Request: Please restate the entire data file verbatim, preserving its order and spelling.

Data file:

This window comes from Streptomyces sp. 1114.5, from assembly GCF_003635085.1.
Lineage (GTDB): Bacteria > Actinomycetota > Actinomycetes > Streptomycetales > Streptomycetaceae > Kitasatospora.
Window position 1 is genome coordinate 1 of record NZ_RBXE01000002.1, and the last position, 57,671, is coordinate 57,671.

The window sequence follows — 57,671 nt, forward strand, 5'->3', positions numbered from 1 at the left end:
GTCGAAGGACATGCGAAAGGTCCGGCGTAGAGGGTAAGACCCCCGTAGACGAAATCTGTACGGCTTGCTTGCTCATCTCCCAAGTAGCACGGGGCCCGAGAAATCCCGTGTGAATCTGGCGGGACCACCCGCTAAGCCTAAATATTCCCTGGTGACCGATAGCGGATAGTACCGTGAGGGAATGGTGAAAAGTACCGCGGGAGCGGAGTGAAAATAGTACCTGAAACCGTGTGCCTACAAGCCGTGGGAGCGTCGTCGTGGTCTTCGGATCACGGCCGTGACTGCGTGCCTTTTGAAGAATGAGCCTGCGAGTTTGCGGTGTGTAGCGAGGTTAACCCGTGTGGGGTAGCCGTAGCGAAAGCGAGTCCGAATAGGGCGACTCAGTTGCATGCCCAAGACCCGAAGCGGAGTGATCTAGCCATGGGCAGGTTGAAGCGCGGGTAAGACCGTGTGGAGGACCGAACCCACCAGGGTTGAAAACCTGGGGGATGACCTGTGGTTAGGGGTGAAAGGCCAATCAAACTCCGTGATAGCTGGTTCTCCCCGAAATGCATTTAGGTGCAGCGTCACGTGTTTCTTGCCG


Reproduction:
This window comes from Streptomyces sp. 1114.5, from assembly GCF_003635085.1.
Lineage (GTDB): Bacteria > Actinomycetota > Actinomycetes > Streptomycetales > Streptomycetaceae > Kitasatospora.
Window position 1 is genome coordinate 1 of record NZ_RBXE01000002.1, and the last position, 57,671, is coordinate 57,671.

The window sequence follows — 57,671 nt, forward strand, 5'->3', positions numbered from 1 at the left end:
GTCGAAGGACATGCGAAAGGTCCGGCGTAGAGGGTAAGACCCCCGTAGACGAAATCTGTACGGCTTGCTTGCTCATCTCCCAAGTAGCACGGGGCCCGAGAAATCCCGTGTGAATCTGGCGGGACCACCCGCTAAGCCTAAATATTCCCTGGTGACCGATAGCGGATAGTACCGTGAGGGAATGGTGAAAAGTACCGCGGGAGCGGAGTGAAAATAGTACCTGAAACCGTGTGCCTACAAGCCGTGGGAGCGTCGTCGTGGTCTTCGGATCACGGCCGTGACTGCGTGCCTTTTGAAGAATGAGCCTGCGAGTTTGCGGTGTGTAGCGAGGTTAACCCGTGTGGGGTAGCCGTAGCGAAAGCGAGTCCGAATAGGGCGACTCAGTTGCATGCCCAAGACCCGAAGCGGAGTGATCTAGCCATGGGCAGGTTGAAGCGCGGGTAAGACCGTGTGGAGGACCGAACCCACCAGGGTTGAAAACCTGGGGGATGACCTGTGGTTAGGGGTGAAAGGCCAATCAAACTCCGTGATAGCTGGTTCTCCCCGAAATGCATTTAGGTGCAGCGTCACGTGTTTCTTGCCG